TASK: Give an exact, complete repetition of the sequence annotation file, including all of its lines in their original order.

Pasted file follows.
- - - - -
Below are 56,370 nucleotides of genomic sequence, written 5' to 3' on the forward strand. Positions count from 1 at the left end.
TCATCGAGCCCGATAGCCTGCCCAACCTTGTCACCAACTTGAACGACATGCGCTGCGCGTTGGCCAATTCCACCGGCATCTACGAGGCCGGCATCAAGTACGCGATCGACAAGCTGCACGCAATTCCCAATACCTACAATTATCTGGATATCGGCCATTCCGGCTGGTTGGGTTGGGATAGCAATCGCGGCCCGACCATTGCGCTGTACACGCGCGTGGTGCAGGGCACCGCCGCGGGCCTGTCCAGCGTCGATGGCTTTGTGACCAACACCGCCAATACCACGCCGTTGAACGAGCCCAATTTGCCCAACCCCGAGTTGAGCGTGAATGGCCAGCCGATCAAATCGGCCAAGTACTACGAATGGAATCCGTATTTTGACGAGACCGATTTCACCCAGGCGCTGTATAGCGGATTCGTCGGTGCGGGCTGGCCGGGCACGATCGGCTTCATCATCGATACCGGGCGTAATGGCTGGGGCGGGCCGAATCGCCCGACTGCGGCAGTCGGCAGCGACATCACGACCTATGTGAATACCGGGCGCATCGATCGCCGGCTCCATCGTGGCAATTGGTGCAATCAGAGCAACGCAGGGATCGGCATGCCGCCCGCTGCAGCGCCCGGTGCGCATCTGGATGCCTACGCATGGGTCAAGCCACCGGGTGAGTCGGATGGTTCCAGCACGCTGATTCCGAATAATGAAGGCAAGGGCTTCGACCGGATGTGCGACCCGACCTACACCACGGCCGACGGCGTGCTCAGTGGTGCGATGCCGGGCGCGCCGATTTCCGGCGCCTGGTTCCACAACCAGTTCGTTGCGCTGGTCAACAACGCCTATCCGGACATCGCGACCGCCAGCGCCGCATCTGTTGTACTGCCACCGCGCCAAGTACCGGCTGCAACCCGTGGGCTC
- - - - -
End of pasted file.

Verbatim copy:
Below are 56,370 nucleotides of genomic sequence, written 5' to 3' on the forward strand. Positions count from 1 at the left end.
TCATCGAGCCCGATAGCCTGCCCAACCTTGTCACCAACTTGAACGACATGCGCTGCGCGTTGGCCAATTCCACCGGCATCTACGAGGCCGGCATCAAGTACGCGATCGACAAGCTGCACGCAATTCCCAATACCTACAATTATCTGGATATCGGCCATTCCGGCTGGTTGGGTTGGGATAGCAATCGCGGCCCGACCATTGCGCTGTACACGCGCGTGGTGCAGGGCACCGCCGCGGGCCTGTCCAGCGTCGATGGCTTTGTGACCAACACCGCCAATACCACGCCGTTGAACGAGCCCAATTTGCCCAACCCCGAGTTGAGCGTGAATGGCCAGCCGATCAAATCGGCCAAGTACTACGAATGGAATCCGTATTTTGACGAGACCGATTTCACCCAGGCGCTGTATAGCGGATTCGTCGGTGCGGGCTGGCCGGGCACGATCGGCTTCATCATCGATACCGGGCGTAATGGCTGGGGCGGGCCGAATCGCCCGACTGCGGCAGTCGGCAGCGACATCACGACCTATGTGAATACCGGGCGCATCGATCGCCGGCTCCATCGTGGCAATTGGTGCAATCAGAGCAACGCAGGGATCGGCATGCCGCCCGCTGCAGCGCCCGGTGCGCATCTGGATGCCTACGCATGGGTCAAGCCACCGGGTGAGTCGGATGGTTCCAGCACGCTGATTCCGAATAATGAAGGCAAGGGCTTCGACCGGATGTGCGACCCGACCTACACCACGGCCGACGGCGTGCTCAGTGGTGCGATGCCGGGCGCGCCGATTTCCGGCGCCTGGTTCCACAACCAGTTCGTTGCGCTGGTCAACAACGCCTATCCGGACATCGCGACCGCCAGCGCCGCATCTGTTGTACTGCCACCGCGCCAAGTACCGGCTGCAACCCGTGGGCTC